The Innovation Stack | Jim McKelvey

Summary of: The Innovation Stack: Building an Unbeatable Business One Crazy Idea at a Time
By: Jim McKelvey

Introduction

Embark on a journey to unravel the secrets of building a truly innovative business with Jim McKelvey’s book, ‘The Innovation Stack: Building an Unbeatable Business One Crazy Idea at a Time’. This summary sheds light on the key distinction between creating a lucrative business by copying others and building a revolutionary business by stepping into the unknown. Discover the importance of solving ‘perfect problems’, creating an ‘innovation stack’, and maintaining a distinctive edge in a competitive landscape. The book will equip you with valuable insights, inspiring stories of pioneering entrepreneurs, and a newfound understanding of what it takes to significantly impact the world.

Copying Ideas Versus Entrepreneurship

Building a successful business is not just about copying what is already established. It requires stepping out into the unknown and finding new ways to solve new problems. Many lucrative businesses take an already established idea and repackage it into an ever-so-slightly different form. However, to make a significant impact, one needs to draw a giant circle around everything that humankind already knows and leave the circle by treading uncharted territory. Real entrepreneurs are fearless explorers who find new ways to solve problems. By exploring outside the walls of what is already known, entrepreneurs can discover new and unseen opportunities and make a real difference in the world.

The Birth of Square

In 2008, Jim McKelvey lost the chance to sell a double-twisted glass spout for his art studio when the customer revealed that she only had American Express. This sparked the idea that led to his company, Square. Square’s mission was to make credit card payments accessible to all small business owners. The world of credit cards was like the Wild West, making it illegal for unregistered merchants to accept credit-card payments. McKelvey stumbled upon the perfect problem, an unsolved problem that only he and co-founder Jack Dorsey had the drive to solve. McKelvey plugged away at learning about how credit card companies work and discovered a whole world of complexity and unfairness. He unearthed that credit card vendors were making 45 times more profit margin from small businesses than from billion-dollar corporations. In February 2009, they founded Square. The company’s name came from the term “square up,” which means to settle a debt or make something fair. The aim was to square up the world of credit cards by making payments accessible to everyone.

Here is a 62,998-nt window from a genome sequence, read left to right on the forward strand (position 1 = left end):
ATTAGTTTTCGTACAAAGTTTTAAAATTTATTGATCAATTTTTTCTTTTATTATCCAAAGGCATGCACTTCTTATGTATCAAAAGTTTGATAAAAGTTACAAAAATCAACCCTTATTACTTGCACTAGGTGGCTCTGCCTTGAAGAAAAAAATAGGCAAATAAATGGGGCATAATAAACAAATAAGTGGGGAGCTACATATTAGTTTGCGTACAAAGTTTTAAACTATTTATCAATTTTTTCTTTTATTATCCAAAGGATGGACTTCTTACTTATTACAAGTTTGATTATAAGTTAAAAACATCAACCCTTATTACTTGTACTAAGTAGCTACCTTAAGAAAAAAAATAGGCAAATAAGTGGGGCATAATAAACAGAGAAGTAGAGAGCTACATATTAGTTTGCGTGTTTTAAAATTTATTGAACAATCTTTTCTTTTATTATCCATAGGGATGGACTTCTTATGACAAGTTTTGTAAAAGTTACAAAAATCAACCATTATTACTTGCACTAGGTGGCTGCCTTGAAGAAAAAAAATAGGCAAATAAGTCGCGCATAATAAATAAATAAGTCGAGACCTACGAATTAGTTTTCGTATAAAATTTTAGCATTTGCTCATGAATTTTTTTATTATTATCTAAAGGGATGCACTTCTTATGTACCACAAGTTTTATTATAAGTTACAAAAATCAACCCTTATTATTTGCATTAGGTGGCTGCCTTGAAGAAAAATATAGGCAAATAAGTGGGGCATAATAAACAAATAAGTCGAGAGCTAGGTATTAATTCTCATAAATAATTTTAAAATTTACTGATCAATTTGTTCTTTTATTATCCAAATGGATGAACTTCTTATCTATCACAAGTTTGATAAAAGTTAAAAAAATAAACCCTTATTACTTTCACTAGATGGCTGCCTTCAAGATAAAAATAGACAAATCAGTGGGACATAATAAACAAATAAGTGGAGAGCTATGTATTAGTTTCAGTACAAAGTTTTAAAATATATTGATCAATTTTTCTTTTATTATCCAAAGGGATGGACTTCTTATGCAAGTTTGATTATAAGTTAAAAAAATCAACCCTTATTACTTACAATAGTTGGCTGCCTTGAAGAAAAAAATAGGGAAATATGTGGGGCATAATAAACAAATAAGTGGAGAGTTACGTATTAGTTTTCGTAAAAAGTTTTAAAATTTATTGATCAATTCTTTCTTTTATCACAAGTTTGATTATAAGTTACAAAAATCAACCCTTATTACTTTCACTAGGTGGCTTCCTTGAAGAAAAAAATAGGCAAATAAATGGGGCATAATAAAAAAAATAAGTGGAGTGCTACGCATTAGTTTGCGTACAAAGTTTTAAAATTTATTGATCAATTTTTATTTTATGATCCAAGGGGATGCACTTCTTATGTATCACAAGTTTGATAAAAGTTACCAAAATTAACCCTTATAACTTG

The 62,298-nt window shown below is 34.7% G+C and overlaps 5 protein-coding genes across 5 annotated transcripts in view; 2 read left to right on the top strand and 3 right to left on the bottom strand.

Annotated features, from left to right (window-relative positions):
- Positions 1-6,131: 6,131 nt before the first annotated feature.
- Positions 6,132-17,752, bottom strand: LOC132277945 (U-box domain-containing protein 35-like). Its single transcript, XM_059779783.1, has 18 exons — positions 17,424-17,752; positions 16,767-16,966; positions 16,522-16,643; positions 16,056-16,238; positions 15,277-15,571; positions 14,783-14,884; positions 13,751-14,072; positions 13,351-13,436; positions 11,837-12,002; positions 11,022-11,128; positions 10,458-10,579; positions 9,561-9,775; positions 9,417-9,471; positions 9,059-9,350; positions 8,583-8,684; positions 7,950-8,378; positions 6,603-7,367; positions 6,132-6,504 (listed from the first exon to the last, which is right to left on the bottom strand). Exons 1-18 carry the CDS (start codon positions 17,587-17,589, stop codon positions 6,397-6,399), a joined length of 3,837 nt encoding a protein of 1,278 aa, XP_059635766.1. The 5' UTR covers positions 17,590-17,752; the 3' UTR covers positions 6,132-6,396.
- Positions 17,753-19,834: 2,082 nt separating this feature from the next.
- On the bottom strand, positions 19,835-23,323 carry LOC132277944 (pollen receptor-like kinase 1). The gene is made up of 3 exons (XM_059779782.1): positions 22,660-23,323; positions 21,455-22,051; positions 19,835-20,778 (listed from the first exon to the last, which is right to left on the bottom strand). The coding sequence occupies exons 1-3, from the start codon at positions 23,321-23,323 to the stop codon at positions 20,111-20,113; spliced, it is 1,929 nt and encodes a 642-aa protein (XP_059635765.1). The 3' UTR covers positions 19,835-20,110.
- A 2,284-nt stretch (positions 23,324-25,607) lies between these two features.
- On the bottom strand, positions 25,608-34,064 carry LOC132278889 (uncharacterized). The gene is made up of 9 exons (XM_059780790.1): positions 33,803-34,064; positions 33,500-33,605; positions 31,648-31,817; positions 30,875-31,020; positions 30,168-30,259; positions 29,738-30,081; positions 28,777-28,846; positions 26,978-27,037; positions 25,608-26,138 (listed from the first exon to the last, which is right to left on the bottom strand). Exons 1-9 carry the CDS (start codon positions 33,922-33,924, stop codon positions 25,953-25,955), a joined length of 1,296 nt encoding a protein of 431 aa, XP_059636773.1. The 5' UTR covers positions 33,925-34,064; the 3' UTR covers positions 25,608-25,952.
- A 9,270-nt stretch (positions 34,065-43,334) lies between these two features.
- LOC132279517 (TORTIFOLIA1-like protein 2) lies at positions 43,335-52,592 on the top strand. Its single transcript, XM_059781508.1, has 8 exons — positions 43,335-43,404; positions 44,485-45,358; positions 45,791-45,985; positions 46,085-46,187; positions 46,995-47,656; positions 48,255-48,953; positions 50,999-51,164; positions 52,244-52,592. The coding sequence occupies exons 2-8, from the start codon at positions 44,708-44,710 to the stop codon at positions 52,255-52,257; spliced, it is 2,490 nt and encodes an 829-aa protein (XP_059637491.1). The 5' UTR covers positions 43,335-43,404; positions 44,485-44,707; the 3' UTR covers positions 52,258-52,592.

Square’s Unique Pitch Approach

When Square needed funds, co-founders McKelvey and Dorsey turned to venture capitalists. They showcased a working prototype of a card reader that plugged into an iPhone’s headset jack and processed payments. What set their pitch apart was their unconventional approach. They asked potential funders for their credit card, charged them between $1 and $40, and gave them proof of the transaction in their bank accounts. They also included a slide in their pitch deck titled “140 Reasons Square Will Fail,” outlining all the possible ways their company could fail. This transparent approach allowed them to challenge the conventional “attack and defend” dynamic between founders and investors and put them on equal footing. Ultimately, Square’s unique pitch approach landed them investments, with one managing partner at a top venture capitalist firm calling it the best pitch he had ever seen.

Square’s Innovation Stack

When Square was founded, its three founders faced a series of unfamiliar problems, from the legality of their payment system to market competition. However, overcoming these challenges helped them develop an innovation stack that revolutionized payment processing. By focusing on simple design and a transparent pricing model, Square gained merchants’ trust and offered a better user experience than traditional credit card companies. The decision to forgo transaction fees resulted in small losses, which Square overcame by convincing millions of merchants to use their payment system. This approach led to a path of innovation that made Square a powerful and resilient business.

The Innovation Stack of Square

Meet the Wright brothers of aviation and learn about how innovation stacks evolve. This is the story of Square and its founders, Jack Dorsey and Jim McKelvey. Square’s innovation stack consists of 14 blocks that work together. The stack’s entire success depends on each one working correctly. One of these blocks is Square’s low-pricing model. It encouraged people to sign up for a trial period and fit well with the company’s mission of accepting credit-card payments from small businesses. To keep costs low, the company made hardware dirt cheap and developed a card reader that cost 97 cents, which was unheard of at the time. Each new advancement required its innovation, leading Square to innovate because they had to.

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